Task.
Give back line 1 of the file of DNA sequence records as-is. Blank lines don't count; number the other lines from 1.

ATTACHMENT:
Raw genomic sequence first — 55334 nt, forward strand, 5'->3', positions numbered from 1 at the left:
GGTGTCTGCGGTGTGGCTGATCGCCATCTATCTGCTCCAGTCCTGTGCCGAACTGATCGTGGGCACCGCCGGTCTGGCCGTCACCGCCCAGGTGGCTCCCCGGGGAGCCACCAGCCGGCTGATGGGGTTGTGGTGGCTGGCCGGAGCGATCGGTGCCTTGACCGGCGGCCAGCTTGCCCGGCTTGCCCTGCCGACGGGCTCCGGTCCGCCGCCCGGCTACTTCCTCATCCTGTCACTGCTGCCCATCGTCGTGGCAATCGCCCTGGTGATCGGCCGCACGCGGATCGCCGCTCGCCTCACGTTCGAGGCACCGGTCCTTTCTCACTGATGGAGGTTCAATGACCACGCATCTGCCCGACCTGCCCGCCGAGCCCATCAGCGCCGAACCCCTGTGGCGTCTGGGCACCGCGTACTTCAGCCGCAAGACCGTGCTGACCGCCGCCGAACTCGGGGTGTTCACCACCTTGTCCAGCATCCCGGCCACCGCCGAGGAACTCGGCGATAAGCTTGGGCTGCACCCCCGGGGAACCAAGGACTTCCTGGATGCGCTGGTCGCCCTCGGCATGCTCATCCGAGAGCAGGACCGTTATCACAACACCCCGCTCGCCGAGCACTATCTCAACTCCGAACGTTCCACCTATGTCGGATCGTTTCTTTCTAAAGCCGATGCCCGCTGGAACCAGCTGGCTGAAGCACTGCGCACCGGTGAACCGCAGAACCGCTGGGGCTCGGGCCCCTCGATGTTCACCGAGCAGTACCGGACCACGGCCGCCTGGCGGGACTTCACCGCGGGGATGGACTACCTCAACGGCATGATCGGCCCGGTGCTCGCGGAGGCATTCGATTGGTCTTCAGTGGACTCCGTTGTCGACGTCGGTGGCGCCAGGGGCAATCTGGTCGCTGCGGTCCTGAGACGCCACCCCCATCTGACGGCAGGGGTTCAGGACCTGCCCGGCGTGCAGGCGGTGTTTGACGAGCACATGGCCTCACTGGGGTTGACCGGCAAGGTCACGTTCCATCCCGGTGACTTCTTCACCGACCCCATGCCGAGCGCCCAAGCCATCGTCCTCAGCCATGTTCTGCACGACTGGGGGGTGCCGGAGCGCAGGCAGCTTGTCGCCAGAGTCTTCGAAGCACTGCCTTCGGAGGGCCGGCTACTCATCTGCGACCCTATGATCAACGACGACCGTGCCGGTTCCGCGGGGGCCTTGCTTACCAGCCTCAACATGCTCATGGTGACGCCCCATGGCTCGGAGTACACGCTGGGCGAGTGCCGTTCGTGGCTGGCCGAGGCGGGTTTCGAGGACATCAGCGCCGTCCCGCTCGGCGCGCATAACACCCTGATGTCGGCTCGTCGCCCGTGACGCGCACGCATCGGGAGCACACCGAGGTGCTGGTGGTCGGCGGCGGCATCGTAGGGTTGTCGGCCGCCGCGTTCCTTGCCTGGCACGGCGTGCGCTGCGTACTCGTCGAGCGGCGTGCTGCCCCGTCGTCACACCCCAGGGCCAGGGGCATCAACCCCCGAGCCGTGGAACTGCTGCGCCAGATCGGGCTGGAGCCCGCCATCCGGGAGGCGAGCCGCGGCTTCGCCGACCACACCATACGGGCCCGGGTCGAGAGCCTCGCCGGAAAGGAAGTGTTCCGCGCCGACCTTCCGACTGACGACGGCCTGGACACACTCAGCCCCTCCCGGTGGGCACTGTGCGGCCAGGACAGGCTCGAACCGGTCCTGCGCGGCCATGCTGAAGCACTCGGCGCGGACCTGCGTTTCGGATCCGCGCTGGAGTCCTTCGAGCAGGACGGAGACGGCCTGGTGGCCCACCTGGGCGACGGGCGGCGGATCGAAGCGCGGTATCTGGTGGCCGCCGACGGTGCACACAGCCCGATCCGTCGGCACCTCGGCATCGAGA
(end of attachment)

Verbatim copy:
Raw genomic sequence first — 55334 nt, forward strand, 5'->3', positions numbered from 1 at the left: